The number one reason small business banks decline borrowers is lack of cash flow. Even though the SBA will provide its SBA bank with a guarantee for a substantial portion of the borrower’s loans, banks are still obligated per SBA rules to make sound business loans.
Remember that SBA banks are “cash flow” lenders. They want to see that the business has adequate cash flow to pay back the principal and interest. SBA banks are not “asset based” lenders who focus on fully collateralized loans. Sure, they would love to have more collateral than less, but an abundance of collateral does not make up for a lack of cash flow.
Here is a rule of thumb to keep in mind – banks will want to see that cash flow from the business is at least 1.15x times the loan payments for the business. Put another way, the cash flow from the business needs to be at least 15% more than loan principal and interest payments – “debt service” in banking vernacular. Bankers call this the debt service coverage ratio (“DSCR”):
DSCR: Cash flow / Loan payments > 1.15
How do I calculate cash flow from my small business?
To determine cash flow from the business, banks will review both financial statements and tax returns. Since most businesses are cash basis taxpayers, we will focus on reviewing tax returns to determine cash flow for our illustrations. Most small businesses file a partnership/LLC return (Form 1065) or a S-corporation return (Form 1120-S). For these small businesses cash flow is calculated this way:
Ordinary business income (Line 21 of 1120-S or Line 22 on 1065)
+ Depreciation Line 14 (1120-S) or line 16a (1065)
+ Excessive owners’ compensation? (1)
= Total cash flow
(1) Some banks will allow a borrower to add back “excessive” owners’ compensation into the calculation of cash flow if the owner(s) do not plan to take excessive compensation from the business post-closing. For example, if an owner typically makes $100,000 per year but the last three years pays herself an end of the year bonus of $300,000, the bank may add back some or all of the $300,000 as excessive compensation since the excess is really viewed as business profits that the entrepreneur simply paid out as wages instead of dividends or business profits.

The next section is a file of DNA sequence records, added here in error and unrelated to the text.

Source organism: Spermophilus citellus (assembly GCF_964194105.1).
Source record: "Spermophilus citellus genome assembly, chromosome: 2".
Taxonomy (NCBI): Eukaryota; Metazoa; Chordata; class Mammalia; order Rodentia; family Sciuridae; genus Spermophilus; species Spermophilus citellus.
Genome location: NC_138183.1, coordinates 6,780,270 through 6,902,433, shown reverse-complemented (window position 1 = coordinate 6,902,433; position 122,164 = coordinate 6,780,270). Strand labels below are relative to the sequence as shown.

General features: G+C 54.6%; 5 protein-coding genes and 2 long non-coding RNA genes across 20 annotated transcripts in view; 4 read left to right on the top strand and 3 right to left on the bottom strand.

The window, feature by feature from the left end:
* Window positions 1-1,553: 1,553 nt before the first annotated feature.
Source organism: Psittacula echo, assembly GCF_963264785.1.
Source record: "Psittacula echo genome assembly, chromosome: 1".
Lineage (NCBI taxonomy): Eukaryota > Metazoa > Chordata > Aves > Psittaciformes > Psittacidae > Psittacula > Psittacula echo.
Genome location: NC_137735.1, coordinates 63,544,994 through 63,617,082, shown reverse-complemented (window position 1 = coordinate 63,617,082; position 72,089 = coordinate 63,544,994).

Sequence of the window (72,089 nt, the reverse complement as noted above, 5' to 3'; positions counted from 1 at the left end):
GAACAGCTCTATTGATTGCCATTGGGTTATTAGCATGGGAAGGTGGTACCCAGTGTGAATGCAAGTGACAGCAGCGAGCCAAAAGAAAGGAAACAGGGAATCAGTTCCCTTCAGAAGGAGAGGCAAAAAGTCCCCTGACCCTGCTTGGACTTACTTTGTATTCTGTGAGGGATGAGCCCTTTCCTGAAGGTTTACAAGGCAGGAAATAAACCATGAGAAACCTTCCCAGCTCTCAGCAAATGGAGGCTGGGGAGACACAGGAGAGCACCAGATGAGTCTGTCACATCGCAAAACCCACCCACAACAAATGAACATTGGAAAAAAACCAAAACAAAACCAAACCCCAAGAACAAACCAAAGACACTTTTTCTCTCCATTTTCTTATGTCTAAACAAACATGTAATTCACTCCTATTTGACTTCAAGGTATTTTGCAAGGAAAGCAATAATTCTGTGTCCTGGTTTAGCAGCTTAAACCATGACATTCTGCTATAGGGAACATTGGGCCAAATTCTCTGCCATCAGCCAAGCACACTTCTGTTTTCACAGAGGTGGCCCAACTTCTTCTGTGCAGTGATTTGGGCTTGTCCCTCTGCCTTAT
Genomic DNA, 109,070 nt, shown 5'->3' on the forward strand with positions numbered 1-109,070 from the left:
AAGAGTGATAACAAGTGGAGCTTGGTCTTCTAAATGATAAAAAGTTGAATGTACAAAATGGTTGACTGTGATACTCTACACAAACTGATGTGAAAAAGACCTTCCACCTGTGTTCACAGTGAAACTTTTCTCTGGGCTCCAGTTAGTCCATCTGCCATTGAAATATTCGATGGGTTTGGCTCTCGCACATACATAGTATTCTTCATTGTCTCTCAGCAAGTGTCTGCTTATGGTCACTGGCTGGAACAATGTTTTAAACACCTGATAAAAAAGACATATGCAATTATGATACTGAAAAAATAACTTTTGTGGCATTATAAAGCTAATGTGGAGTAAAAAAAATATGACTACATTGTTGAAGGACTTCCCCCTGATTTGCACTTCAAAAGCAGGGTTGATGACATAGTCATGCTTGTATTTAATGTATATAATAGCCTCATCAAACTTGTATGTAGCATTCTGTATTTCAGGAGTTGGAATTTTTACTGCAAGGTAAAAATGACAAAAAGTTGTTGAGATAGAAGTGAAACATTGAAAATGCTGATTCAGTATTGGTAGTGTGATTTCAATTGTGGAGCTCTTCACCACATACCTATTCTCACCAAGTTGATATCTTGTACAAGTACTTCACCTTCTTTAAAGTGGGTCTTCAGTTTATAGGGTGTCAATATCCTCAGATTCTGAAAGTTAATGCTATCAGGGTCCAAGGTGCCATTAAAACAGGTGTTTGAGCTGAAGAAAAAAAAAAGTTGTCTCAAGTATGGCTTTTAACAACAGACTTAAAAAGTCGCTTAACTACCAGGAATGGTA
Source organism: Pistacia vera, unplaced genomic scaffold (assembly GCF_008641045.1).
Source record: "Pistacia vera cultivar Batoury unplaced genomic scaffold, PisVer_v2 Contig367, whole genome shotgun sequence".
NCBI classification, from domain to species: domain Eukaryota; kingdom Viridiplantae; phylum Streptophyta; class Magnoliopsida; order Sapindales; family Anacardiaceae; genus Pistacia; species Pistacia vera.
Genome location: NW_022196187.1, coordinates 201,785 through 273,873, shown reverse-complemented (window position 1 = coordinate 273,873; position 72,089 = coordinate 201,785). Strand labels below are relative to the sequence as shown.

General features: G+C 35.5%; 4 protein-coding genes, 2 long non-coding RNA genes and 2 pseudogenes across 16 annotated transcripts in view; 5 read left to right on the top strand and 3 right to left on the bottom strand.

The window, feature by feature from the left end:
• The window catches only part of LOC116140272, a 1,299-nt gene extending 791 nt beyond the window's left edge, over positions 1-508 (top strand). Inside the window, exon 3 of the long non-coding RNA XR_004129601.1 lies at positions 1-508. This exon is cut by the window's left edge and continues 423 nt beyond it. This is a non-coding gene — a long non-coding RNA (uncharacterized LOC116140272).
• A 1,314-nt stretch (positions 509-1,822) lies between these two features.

Banks vary regarding their treatment of owners’ compensation. As a rule of thumb, the owners’ personal compensation needs are included as a business expense, and the remainder is considered cash flow from the business. And that could vary per geography (e.g., the personal cost of living in New York City is vastly different than the cost of living in Colorado Springs). Some bankers have suggested to us that $50,000 – $75,000 in a generalized baseline for owners compensation but obviously that varies based on geography and the borrower(s) personal financial situation. Using the numbers from above, a bank may look a solo entrepreneur whose business makes $300,000 that is 100% paid to the owner at the end of the year as having a $50K – $75K salary and business profits of $250K – $225K.
Once you have determined your annual cash flow – we recommend starting with your 2019 tax return as a guide – you will be able to calculate the maximum loan amount given various DSCRs. Note that none of the lenders in our network are below a 1.15x DSCR, and very few are above 1.25x.
Our Excel SBA loan calculator can be downloaded and modified to calculate different scenarios (e.g., longer term or different interest rates). We used a 10-year term and 6.5% interest rate for illustrative purposes are those are common elements of loans we have seen in 2020. However, real estate loans can be as long as 25 years.
In addition to calculating cash flow for 2019, it is especially important that you also calculate 2020 cash flow numbers as well as many lenders are extremely sensitive to the impact that Covid has had on sales and cash flow. Businesses that have seen their 2020 cash flows plummet and continue to stay at a low level relative to 2019 are finding it very difficult to find a loan and those who do obtain financing are seeing their loan capacity being based on the lower 2020 cash flow numbers.
The below graphics show you exactly where to find the most important data points for prospective SBA banks – gross sales, owners’ salaries, depreciation, and ordinary business income – on your business tax returns.
Still confused? Reach out to us and we will be happy to answer any of your questions to the extent that we can. We aren’t bankers and we don’t work for the SBA, but we do talk to SBA bankers every week who do nothing but SBA loans all day, every day.